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Looking for slot cutter for 1/4" MDF

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Forum topic by Robert posted 01-23-2019 09:39 PM 569 views 0 times favorited 14 replies Add to Favorites Watch
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Robert

3315 posts in 1778 days


01-23-2019 09:39 PM

I need to build a bunch of flat panel cabinet doors with 1/4” MDF panels. The MDF I’m using measures ~ 5.25mm.

The slot cutter that comes with the profile set measures 5.5mm. It seems like it should work, but there is too much slop and a noticeable gap, and a rattle.

I have not been able to find a slot cutter that will work. I’m using a CMT shaker set that has a a 5/16” arbor, 1 3/4” diameter.

Looking for help on this, as well as other options. I’ve thought about removing the slot cutter and plowing the grooves with a dado blade. Or buying an adjustable slot cutter set and shimming it up.

CMT has since replaced the set I’m using with a adjustable slot cutter, but I don’t want to buy a whole ‘nother bit set.

I’ve never used 1/4” MDF in the past I’ve always used 1/2” and the panel raiser set flush. I’m thinking maybe this is the simplest solution.

-- Everything is a prototype thats why its one of a kind!!


14 replies so far

View mnguy's profile

mnguy

226 posts in 3696 days


#1 posted 01-23-2019 09:57 PM

Can you have the 5.5 mm cutters ground down to 5.25 mm by a sharpening shop? Alternatively, a lot of minutes with a diamond paddle?

View Jared_S's profile

Jared_S

133 posts in 257 days


#2 posted 01-23-2019 11:40 PM

Source different mdf?

1/4” sheets I get measure .010” heavy at .260”

View AlaskaGuy's profile (online now)

AlaskaGuy

5115 posts in 2607 days


#3 posted 01-24-2019 12:06 AM

I have done this before but my MDF fit my groves.

If it were me I wouldn’t change my stile and rail set up. I modify the the panel. Like in this drawing but you you would be taking off very little.

If you do have access to 3/8 thick material the extra weight would make you door feel more substantial.

-- Alaskan's for Global warming!

View therealSteveN's profile

therealSteveN

2197 posts in 872 days


#4 posted 01-24-2019 12:39 AM

Faced with rattle, and a difference of .25mm I would be looking at a much cheaper fix. Space balls or more likely a good quality of caulk, squeezed out into very thin lines on a sheet of waxed paper. Freeze them. Insert them, and forget, your slop, wiggle, rattle it’s gone. Just make sure to inset the cutter enough to not get squeeze out. 3/8 should do. On MDF it’s like magic. Do a trial test on a few pieces of scrap.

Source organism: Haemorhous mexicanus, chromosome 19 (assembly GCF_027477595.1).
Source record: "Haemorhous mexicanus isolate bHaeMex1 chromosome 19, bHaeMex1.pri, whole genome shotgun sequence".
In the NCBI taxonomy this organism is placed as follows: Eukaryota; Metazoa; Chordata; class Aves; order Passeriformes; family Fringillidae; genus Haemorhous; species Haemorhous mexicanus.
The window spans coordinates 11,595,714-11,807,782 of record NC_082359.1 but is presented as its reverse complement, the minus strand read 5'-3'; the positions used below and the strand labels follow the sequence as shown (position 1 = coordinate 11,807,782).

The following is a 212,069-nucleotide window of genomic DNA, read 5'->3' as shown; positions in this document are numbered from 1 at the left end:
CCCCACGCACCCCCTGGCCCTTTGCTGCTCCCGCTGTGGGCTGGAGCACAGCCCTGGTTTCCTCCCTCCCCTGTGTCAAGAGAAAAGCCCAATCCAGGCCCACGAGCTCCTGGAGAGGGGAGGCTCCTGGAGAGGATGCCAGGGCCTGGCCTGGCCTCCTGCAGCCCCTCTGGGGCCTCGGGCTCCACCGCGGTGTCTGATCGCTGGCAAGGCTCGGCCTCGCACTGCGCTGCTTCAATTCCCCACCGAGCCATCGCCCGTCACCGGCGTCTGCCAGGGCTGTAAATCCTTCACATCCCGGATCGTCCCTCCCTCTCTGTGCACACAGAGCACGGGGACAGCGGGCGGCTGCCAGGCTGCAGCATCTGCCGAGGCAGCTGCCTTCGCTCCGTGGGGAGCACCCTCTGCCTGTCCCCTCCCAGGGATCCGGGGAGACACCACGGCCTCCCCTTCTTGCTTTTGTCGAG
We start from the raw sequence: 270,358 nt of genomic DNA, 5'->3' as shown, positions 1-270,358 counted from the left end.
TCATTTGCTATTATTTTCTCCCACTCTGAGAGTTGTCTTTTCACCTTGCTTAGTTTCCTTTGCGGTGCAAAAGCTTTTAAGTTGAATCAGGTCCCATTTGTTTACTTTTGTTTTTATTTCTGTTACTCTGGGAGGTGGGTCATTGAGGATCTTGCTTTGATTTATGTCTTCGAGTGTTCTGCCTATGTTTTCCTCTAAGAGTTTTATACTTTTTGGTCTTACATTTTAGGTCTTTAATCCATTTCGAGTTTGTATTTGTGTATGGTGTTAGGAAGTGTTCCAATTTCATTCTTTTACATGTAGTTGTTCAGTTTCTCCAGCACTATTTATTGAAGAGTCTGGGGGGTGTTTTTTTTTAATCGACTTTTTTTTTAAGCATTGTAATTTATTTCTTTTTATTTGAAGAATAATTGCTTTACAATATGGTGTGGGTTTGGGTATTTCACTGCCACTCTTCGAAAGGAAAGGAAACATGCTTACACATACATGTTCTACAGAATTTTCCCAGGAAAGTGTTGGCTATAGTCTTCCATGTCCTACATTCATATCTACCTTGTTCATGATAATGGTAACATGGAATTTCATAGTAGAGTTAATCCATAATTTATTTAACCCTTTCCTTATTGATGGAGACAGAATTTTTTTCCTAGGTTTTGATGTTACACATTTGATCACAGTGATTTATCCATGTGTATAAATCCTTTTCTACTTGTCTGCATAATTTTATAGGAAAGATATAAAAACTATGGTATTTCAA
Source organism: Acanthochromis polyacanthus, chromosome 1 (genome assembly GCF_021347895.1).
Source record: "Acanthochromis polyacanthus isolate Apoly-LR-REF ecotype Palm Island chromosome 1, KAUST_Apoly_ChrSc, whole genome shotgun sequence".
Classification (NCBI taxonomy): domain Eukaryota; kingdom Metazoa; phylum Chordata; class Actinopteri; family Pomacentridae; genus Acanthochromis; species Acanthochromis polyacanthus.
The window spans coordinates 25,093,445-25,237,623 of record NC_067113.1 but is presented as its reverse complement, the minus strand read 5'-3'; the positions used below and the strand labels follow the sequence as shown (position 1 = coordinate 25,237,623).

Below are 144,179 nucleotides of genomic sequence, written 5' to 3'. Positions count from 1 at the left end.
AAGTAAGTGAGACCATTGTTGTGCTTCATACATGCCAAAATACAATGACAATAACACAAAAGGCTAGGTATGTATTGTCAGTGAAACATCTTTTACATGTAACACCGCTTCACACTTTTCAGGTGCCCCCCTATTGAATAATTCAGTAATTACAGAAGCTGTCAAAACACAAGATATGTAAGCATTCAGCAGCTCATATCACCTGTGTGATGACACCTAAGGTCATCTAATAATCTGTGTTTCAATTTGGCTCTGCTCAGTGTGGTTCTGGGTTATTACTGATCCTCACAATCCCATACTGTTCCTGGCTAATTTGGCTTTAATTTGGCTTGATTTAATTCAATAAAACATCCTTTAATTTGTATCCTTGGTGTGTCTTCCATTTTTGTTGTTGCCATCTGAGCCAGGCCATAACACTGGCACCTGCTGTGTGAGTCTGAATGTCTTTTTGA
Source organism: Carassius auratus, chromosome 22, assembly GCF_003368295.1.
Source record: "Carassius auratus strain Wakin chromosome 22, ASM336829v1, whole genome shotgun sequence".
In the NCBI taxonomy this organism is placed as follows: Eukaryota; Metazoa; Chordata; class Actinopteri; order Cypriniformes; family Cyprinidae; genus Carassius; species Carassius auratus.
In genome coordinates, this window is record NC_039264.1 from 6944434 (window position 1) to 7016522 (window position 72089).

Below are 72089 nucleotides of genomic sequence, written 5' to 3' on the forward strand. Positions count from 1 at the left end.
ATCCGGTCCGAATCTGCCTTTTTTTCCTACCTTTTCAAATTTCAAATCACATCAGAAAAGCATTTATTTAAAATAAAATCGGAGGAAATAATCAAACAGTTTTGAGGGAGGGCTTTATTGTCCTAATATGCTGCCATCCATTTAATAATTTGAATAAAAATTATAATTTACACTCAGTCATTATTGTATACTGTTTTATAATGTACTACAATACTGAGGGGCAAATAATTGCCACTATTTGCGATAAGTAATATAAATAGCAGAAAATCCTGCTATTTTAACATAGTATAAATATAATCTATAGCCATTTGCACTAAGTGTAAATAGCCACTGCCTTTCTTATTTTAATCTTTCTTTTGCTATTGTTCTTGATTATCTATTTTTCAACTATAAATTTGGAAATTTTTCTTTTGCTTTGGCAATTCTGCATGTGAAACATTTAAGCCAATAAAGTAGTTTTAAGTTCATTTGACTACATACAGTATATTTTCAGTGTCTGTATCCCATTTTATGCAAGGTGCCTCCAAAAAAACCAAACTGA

I use a syringe, NO needle. I keep both 60 MM and the 10 MM in the shop. As useful as that third hand

-- Think safe, be safe

View JAAune's profile

JAAune

1864 posts in 2614 days


#5 posted 01-24-2019 03:18 AM

If you pre-finish the panels then extra thickness of the added finish might take out some of the rattle.

-- See my work at http://remmertstudios.com and http://altaredesign.com

View bigJohninvegas's profile

bigJohninvegas

585 posts in 1759 days


#6 posted 01-24-2019 03:27 AM

Why not cut the slots on a table saw?

-- John

View Robert's profile

Robert

3315 posts in 1778 days


#7 posted 01-24-2019 02:39 PM


If it were me I wouldn’t change my stile and rail set up. I modify the the panel. Like in this drawing but you you would be taking off very little.

If you do have access to 3/8 thick material the extra weight would make you door feel more substantial.

I agree I changed the bit setup one time—not something I would look forward to.

Checked with my supplier they do carry 3/8” MDF. Problem solved, Thx AKGuy !!

FYI to everyone CMT now carries an adjustable rail/stile bit set.


If you pre-finish the panels then extra thickness of the added finish might take out some of the rattle.

- JAAune

Good point, but the main point of using MDF is to shoot the doors after assembly.

Faced with rattle, and a difference of .25mm I would be looking at a much cheaper fix. Space balls or more likely a good quality of caulk, squeezed out into very thin lines on a sheet of waxed paper. Freeze them. Insert them, and forget, your slop, wiggle, rattle it’s gone. Just make sure to inset the cutter enough to not get squeeze out. 3/8 should do. On MDF it’s like magic. Do a trial test on a few pieces of scrap.

I use a syringe, NO needle. I keep both 60 MM and the 10 MM in the shop. As useful as that third hand

The rattling is from panel/groove gap. Spacers won’t help that. In the past I have used caulk, but for me its a cheesy fix.

-- Everything is a prototype thats why its one of a kind!!

View Jack Lewis's profile

Jack Lewis

397 posts in 1376 days


#8 posted 01-24-2019 03:22 PM


I use a syringe, NO needle. I keep both 60 MM and the 10 MM in the shop. As useful as that third hand The rattling is from panel/groove gap. Spacers won t help that. In the past I have used caulk, but for me its a cheesy fix.
- rwe2156

“Cheesy fix” It’s MDF for gawd sake!

-- "PLUMBER'S BUTT! Get over it, everybody has one"

View therealSteveN's profile

therealSteveN

2197 posts in 872 days


#9 posted 01-25-2019 06:49 AM

I use a syringe, NO needle. I keep both 60 MM and the 10 MM in the shop. As useful as that third hand The rattling is from panel/groove gap. Spacers won t help that. In the past I have used caulk, but for me its a cheesy fix.
- rwe2156

“Cheesy fix” It s MDF for gawd sake!

- Jack Lewis

It makes a LOT more sense if you drag the rest of the thought along with it. Or are you just trying to pick a fight??

I wrote